A woman who allegedly shared videos of her hanging, skinning and killing cats and dogs under the name “Crazy Cat Lady” has been has been charged for animal cruelty.
Krystal Cherika Scott, 19, of Kokomo, Indiana is accused of creating sick ‘animal crushing’ videos and sharing them on Instagram, TikTok and Twitter.
Scott is said to have obtained some of the animals she allegedly tortured and killed by responding to online ads from people looking to rehome their pets.
According to the Indiana U.S. Attorney’s Office, Scott has been accused of creating and sharing the videos and images on different social media platforms from around May 3 until at least July 8.
She could face up to seven years in prison and a maximum fine of $250,000 (£195,000) if found guilty of the charges under the Preventing Animal Cruelty and Torture Act.
Police were alerted to the videos after several people spotted them online and conducted their own investigation into who was behind them, before providing information to the American Society for the Prevention of Cruelty to Animals.
When officers then searched Scott’s home they found three live dogs, twelve live cats, and several lizards, as well as numerous animal parts, including skulls believed to belong to cats and dogs.
The investigation began on June 16 when the Boise, Idaho Police Department received information from social media users across the world and animal campaigners. After reviewing the videos and images, the officers concluded that they constituted “animal crush videos,” which is a federal violation.
The Boise Police Department then teamed up with the FBI and Ada County Idaho Sheriff’s Office.
The forces discovered that Kokomo Police Department had been investigating Scott for similar animal cruelty complaints, but they had been unable to make an arrest and were unaware of the other investigations involving Scott.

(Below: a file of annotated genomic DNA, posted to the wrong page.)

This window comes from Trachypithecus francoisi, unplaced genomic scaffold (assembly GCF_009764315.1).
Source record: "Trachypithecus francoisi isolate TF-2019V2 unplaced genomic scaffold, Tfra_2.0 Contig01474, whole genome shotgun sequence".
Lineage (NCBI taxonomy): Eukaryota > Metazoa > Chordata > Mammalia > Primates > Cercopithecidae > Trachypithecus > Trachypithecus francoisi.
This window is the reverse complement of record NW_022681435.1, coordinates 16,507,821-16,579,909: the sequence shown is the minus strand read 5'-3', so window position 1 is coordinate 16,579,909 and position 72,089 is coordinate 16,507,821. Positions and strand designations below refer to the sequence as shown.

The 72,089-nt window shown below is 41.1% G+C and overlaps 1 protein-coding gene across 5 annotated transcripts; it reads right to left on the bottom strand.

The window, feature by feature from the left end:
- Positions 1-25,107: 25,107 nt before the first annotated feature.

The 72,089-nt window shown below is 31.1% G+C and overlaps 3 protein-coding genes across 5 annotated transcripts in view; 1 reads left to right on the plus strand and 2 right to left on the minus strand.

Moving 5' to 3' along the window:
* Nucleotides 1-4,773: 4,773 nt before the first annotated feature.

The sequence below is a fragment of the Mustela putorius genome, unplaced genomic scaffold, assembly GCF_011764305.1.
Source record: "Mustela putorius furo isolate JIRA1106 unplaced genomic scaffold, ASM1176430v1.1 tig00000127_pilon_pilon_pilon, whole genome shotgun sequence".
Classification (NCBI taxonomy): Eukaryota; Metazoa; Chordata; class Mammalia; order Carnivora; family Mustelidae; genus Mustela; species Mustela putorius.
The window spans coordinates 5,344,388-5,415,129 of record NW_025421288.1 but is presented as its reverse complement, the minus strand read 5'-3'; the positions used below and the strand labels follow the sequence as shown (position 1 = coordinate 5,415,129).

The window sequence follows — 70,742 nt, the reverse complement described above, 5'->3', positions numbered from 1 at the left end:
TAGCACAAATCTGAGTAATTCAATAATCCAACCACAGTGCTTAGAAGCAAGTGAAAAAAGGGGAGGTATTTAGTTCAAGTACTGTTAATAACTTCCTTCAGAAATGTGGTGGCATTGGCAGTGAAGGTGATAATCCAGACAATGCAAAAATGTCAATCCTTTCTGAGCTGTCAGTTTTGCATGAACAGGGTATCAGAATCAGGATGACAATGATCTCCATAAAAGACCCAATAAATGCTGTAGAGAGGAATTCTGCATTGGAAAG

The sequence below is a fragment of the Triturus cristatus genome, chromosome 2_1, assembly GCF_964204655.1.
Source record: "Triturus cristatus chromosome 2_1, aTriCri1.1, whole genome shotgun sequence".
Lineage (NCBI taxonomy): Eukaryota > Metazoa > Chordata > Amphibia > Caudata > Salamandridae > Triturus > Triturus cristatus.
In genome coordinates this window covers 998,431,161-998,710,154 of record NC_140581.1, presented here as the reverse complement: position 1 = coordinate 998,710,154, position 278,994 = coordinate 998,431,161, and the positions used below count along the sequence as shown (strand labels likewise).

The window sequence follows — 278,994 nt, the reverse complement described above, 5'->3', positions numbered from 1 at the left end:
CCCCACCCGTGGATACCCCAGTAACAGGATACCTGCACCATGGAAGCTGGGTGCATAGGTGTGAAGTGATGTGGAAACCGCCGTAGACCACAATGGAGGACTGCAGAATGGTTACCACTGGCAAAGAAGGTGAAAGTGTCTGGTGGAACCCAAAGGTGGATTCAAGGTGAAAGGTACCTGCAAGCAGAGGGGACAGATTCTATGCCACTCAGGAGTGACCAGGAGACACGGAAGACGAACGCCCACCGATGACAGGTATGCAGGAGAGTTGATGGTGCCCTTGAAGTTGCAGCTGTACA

As agents worked to gather evidence, Scott allegedly continued to post images of dead animals on Instagram and Tik-Tok as late as July 8, 2020 before officers were granted search warrants.
The FBI searched her property on July 14 and seized a phone found to have been used to distribute a animal crushing videos.
Scott told officers that her mother did not participate in acts of animal crushing or posting animal crushing videos.
Scott has been charged under the 2010 Animal Crush Video Prohibition Act and the 2019 Preventing Animal Cruelty and Torture Act, which allows higher sentences for this type of crime.
Special Agent in Charge Paul Keenan, FBI Indianapolis said: “Animal abusers have total power over that animal and, if someone is willing to be that cruel to an animal, evidence suggests they may target vulnerable humans as well.
“In November of 2019, the Preventing Animal Cruelty and Torture Act was passed to address this issue and to assist law enforcement to better target intervention efforts with respect to animal cruelty and the crimes for which it serves as a marker.
“Our agents and law enforcement partners will continue to diligently work to identify and investigate those who would perpetrate these crimes.”
“This case is an outstanding example of society’s intolerance to animal cruelty and the public’s willingness to do the right thing,” said Special Agent in Charge Paul Haertel of the FBI’s Salt Lake City Field Office.
“Tips poured in from all over the world, assisting in an intense and technically complex investigation to find the alleged perpetrator and put a stop to the senseless and horrific abuse of innocent animals.”